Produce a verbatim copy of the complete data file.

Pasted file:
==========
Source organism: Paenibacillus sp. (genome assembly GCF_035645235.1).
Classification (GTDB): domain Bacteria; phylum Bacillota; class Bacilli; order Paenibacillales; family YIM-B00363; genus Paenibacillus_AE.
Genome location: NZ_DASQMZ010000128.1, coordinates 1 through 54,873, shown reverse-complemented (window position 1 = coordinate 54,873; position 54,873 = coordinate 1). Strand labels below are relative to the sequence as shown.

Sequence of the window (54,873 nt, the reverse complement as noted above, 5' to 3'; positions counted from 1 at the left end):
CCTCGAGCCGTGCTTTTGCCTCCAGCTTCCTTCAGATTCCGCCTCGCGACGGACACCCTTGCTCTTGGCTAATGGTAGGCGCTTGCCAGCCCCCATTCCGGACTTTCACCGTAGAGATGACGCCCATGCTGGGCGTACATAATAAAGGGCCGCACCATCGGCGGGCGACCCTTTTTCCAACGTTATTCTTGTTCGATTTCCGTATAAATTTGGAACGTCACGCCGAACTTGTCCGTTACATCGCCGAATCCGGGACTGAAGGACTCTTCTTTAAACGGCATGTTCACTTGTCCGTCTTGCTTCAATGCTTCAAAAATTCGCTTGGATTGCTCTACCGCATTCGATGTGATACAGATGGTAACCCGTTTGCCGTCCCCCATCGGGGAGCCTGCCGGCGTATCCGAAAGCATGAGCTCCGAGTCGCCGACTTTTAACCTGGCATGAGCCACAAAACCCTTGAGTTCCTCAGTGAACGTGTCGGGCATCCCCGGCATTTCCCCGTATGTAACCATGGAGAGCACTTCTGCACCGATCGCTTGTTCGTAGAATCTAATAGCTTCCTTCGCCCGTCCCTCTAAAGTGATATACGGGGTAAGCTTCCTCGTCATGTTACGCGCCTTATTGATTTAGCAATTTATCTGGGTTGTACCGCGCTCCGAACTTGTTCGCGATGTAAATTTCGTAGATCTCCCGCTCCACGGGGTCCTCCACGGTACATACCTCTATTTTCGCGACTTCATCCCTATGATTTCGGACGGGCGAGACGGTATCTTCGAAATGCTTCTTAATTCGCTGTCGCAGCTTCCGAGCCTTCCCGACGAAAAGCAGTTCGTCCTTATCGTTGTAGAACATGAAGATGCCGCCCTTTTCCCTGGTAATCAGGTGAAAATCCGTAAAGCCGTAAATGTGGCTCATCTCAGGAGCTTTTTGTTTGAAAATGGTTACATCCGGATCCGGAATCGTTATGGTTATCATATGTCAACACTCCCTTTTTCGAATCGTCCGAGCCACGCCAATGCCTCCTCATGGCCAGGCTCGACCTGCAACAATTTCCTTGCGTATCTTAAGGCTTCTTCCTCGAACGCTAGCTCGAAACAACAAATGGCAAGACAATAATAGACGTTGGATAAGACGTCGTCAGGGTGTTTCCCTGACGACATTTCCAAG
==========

Source organism: Paenibacillus sp. (genome assembly GCF_035645235.1).
Classification (GTDB): domain Bacteria; phylum Bacillota; class Bacilli; order Paenibacillales; family YIM-B00363; genus Paenibacillus_AE.
Genome location: NZ_DASQMZ010000128.1, coordinates 1 through 54,873, shown reverse-complemented (window position 1 = coordinate 54,873; position 54,873 = coordinate 1). Strand labels below are relative to the sequence as shown.

Sequence of the window (54,873 nt, the reverse complement as noted above, 5' to 3'; positions counted from 1 at the left end):
CCTCGAGCCGTGCTTTTGCCTCCAGCTTCCTTCAGATTCCGCCTCGCGACGGACACCCTTGCTCTTGGCTAATGGTAGGCGCTTGCCAGCCCCCATTCCGGACTTTCACCGTAGAGATGACGCCCATGCTGGGCGTACATAATAAAGGGCCGCACCATCGGCGGGCGACCCTTTTTCCAACGTTATTCTTGTTCGATTTCCGTATAAATTTGGAACGTCACGCCGAACTTGTCCGTTACATCGCCGAATCCGGGACTGAAGGACTCTTCTTTAAACGGCATGTTCACTTGTCCGTCTTGCTTCAATGCTTCAAAAATTCGCTTGGATTGCTCTACCGCATTCGATGTGATACAGATGGTAACCCGTTTGCCGTCCCCCATCGGGGAGCCTGCCGGCGTATCCGAAAGCATGAGCTCCGAGTCGCCGACTTTTAACCTGGCATGAGCCACAAAACCCTTGAGTTCCTCAGTGAACGTGTCGGGCATCCCCGGCATTTCCCCGTATGTAACCATGGAGAGCACTTCTGCACCGATCGCTTGTTCGTAGAATCTAATAGCTTCCTTCGCCCGTCCCTCTAAAGTGATATACGGGGTAAGCTTCCTCGTCATGTTACGCGCCTTATTGATTTAGCAATTTATCTGGGTTGTACCGCGCTCCGAACTTGTTCGCGATGTAAATTTCGTAGATCTCCCGCTCCACGGGGTCCTCCACGGTACATACCTCTATTTTCGCGACTTCATCCCTATGATTTCGGACGGGCGAGACGGTATCTTCGAAATGCTTCTTAATTCGCTGTCGCAGCTTCCGAGCCTTCCCGACGAAAAGCAGTTCGTCCTTATCGTTGTAGAACATGAAGATGCCGCCCTTTTCCCTGGTAATCAGGTGAAAATCCGTAAAGCCGTAAATGTGGCTCATCTCAGGAGCTTTTTGTTTGAAAATGGTTACATCCGGATCCGGAATCGTTATGGTTATCATATGTCAACACTCCCTTTTTCGAATCGTCCGAGCCACGCCAATGCCTCCTCATGGCCAGGCTCGACCTGCAACAATTTCCTTGCGTATCTTAAGGCTTCTTCCTCGAACGCTAGCTCGAAACAACAAATGGCAAGACAATAATAGACGTTGGATAAGACGTCGTCAGGGTGTTTCCCTGACGACATTTCCAAG